Blessed-or cursed-with an ability to understand animals, the Lass (as she's known to her family) has always been an oddball. And when an isbjorn (polar bear) seeks her out, and promises that her family will become rich if only the Lass will accompany him to his castle, she doesn't hesitate. But the bear is not what he seems, nor is his castle, which is made of ice and inhabited by a silent staff of servants.

This is the third version I've read of the fairy tale East of the Sun, West of the Moo
I couldn't help but love this. East of the Sun, West of the Moon has long been my favourite fairytale, and there are myriads of re-tellings that never quite do it justice. A Court of Thorns and Roses is probably the most recent, and unfortunately the series only became incredibly good once the fairytale aspects had already been dealt with.

This re-telling kept everything good - the brave heroine, the trolls, the candle, the carefully crafted ending - and simply made sense of it all. The love stil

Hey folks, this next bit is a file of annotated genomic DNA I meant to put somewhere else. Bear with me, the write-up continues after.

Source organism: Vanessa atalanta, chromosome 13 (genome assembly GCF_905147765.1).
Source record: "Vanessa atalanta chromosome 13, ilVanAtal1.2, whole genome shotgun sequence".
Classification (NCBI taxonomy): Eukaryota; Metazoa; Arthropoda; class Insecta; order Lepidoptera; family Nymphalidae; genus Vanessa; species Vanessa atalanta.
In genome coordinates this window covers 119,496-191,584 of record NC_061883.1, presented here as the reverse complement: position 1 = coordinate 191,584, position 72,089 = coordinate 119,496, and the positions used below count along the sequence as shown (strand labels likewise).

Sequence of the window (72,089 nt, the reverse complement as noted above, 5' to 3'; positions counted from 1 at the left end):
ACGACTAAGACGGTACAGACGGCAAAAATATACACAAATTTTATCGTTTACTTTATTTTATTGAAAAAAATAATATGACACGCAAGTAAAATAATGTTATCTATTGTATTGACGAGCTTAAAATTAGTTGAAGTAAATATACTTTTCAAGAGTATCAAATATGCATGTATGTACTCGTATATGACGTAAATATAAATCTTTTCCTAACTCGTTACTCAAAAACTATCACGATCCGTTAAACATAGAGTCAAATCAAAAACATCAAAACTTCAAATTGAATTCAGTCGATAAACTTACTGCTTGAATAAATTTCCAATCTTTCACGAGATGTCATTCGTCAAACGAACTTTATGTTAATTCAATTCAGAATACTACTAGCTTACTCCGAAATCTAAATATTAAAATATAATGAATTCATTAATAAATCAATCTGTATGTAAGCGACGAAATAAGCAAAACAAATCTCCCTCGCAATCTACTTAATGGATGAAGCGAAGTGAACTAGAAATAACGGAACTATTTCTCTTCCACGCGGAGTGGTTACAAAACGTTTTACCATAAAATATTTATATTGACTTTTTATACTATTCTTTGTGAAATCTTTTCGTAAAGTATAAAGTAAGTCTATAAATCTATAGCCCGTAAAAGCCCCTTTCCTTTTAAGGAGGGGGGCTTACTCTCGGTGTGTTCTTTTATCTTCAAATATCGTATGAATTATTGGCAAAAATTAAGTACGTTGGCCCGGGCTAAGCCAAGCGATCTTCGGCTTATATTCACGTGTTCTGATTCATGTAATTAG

Jun 23, 2008 rated it it was amazing
Recommends it for: everyone
The ability to tell a story with characters who have warmth, humor, and humanity to them is my greatest reason for loving Jessica Day George's work. Sun and Moon is a fabulous retelling of the fairytale: East of the Sun West of the Moon. The Nameless ninth daughter of a poor woodcutter saves a white deer and is given the gift of speaking to animals which leads her on an adventure where she's stuck living with a polar bear for a year and a day so her family can have wealth. Loved the book, love t ...more
Aug 11, 2009 rated it it was ok

this version of east of the sun & west of the moon was a pleasant read.

pika, lass or whatever you might call her, lacked substance, meaning she wasn't a fleshed out character. all of jessica day george's books seem to have this particular problem. the author draws a strict line between evil vs. good, so the reader makes no mistake as to categorize who's the hero and who's the villain. which is a shame.

there is more than just one side to a person than that! i'm disappointed once again by g
Anne Osterlund
Jan 08, 2012 rated it liked it
The lass has no name.
But she has a gift. The ability to speak to animals.
And the inability to give up.